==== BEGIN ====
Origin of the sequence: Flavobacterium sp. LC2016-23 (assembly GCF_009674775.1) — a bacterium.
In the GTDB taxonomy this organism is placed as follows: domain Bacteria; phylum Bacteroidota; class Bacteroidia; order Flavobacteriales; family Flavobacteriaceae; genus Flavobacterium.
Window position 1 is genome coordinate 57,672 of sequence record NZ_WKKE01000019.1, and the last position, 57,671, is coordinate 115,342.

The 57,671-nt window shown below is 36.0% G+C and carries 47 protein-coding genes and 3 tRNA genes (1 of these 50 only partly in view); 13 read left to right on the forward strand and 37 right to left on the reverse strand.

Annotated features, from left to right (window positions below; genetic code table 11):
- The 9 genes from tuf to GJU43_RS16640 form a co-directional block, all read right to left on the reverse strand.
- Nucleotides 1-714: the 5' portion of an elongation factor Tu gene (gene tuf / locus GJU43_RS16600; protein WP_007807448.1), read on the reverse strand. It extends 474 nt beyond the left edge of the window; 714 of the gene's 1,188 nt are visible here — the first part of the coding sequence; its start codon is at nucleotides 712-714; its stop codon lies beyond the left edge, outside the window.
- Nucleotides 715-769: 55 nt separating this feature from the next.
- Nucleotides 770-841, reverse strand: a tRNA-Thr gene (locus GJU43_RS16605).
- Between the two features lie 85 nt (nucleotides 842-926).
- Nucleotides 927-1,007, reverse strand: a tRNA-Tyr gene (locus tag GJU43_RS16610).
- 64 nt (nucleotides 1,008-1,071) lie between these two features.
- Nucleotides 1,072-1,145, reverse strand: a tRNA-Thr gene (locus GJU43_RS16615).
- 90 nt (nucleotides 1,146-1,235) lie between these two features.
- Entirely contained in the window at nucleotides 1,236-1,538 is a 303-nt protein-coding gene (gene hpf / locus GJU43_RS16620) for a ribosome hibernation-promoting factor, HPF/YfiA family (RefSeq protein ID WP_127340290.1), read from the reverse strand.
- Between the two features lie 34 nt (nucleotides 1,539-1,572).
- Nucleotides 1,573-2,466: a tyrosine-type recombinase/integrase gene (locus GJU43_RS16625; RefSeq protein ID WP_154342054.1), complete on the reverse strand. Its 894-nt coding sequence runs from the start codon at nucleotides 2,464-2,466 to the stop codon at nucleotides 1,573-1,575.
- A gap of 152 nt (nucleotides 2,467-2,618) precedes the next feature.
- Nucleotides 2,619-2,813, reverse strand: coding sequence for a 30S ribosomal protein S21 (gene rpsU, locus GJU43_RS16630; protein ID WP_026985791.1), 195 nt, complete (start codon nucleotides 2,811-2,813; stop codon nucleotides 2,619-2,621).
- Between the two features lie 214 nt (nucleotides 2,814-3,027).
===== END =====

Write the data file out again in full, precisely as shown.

Origin of the sequence: Flavobacterium sp. LC2016-23 (assembly GCF_009674775.1) — a bacterium.
In the GTDB taxonomy this organism is placed as follows: domain Bacteria; phylum Bacteroidota; class Bacteroidia; order Flavobacteriales; family Flavobacteriaceae; genus Flavobacterium.
Window position 1 is genome coordinate 57,672 of sequence record NZ_WKKE01000019.1, and the last position, 57,671, is coordinate 115,342.

The 57,671-nt window shown below is 36.0% G+C and carries 47 protein-coding genes and 3 tRNA genes (1 of these 50 only partly in view); 13 read left to right on the forward strand and 37 right to left on the reverse strand.

Annotated features, from left to right (window positions below; genetic code table 11):
- The 9 genes from tuf to GJU43_RS16640 form a co-directional block, all read right to left on the reverse strand.
- Nucleotides 1-714: the 5' portion of an elongation factor Tu gene (gene tuf / locus GJU43_RS16600; protein WP_007807448.1), read on the reverse strand. It extends 474 nt beyond the left edge of the window; 714 of the gene's 1,188 nt are visible here — the first part of the coding sequence; its start codon is at nucleotides 712-714; its stop codon lies beyond the left edge, outside the window.
- Nucleotides 715-769: 55 nt separating this feature from the next.
- Nucleotides 770-841, reverse strand: a tRNA-Thr gene (locus GJU43_RS16605).
- Between the two features lie 85 nt (nucleotides 842-926).
- Nucleotides 927-1,007, reverse strand: a tRNA-Tyr gene (locus tag GJU43_RS16610).
- 64 nt (nucleotides 1,008-1,071) lie between these two features.
- Nucleotides 1,072-1,145, reverse strand: a tRNA-Thr gene (locus GJU43_RS16615).
- 90 nt (nucleotides 1,146-1,235) lie between these two features.
- Entirely contained in the window at nucleotides 1,236-1,538 is a 303-nt protein-coding gene (gene hpf / locus GJU43_RS16620) for a ribosome hibernation-promoting factor, HPF/YfiA family (RefSeq protein ID WP_127340290.1), read from the reverse strand.
- Between the two features lie 34 nt (nucleotides 1,539-1,572).
- Nucleotides 1,573-2,466: a tyrosine-type recombinase/integrase gene (locus GJU43_RS16625; RefSeq protein ID WP_154342054.1), complete on the reverse strand. Its 894-nt coding sequence runs from the start codon at nucleotides 2,464-2,466 to the stop codon at nucleotides 1,573-1,575.
- A gap of 152 nt (nucleotides 2,467-2,618) precedes the next feature.
- Nucleotides 2,619-2,813, reverse strand: coding sequence for a 30S ribosomal protein S21 (gene rpsU, locus GJU43_RS16630; protein ID WP_026985791.1), 195 nt, complete (start codon nucleotides 2,811-2,813; stop codon nucleotides 2,619-2,621).
- Between the two features lie 214 nt (nucleotides 2,814-3,027).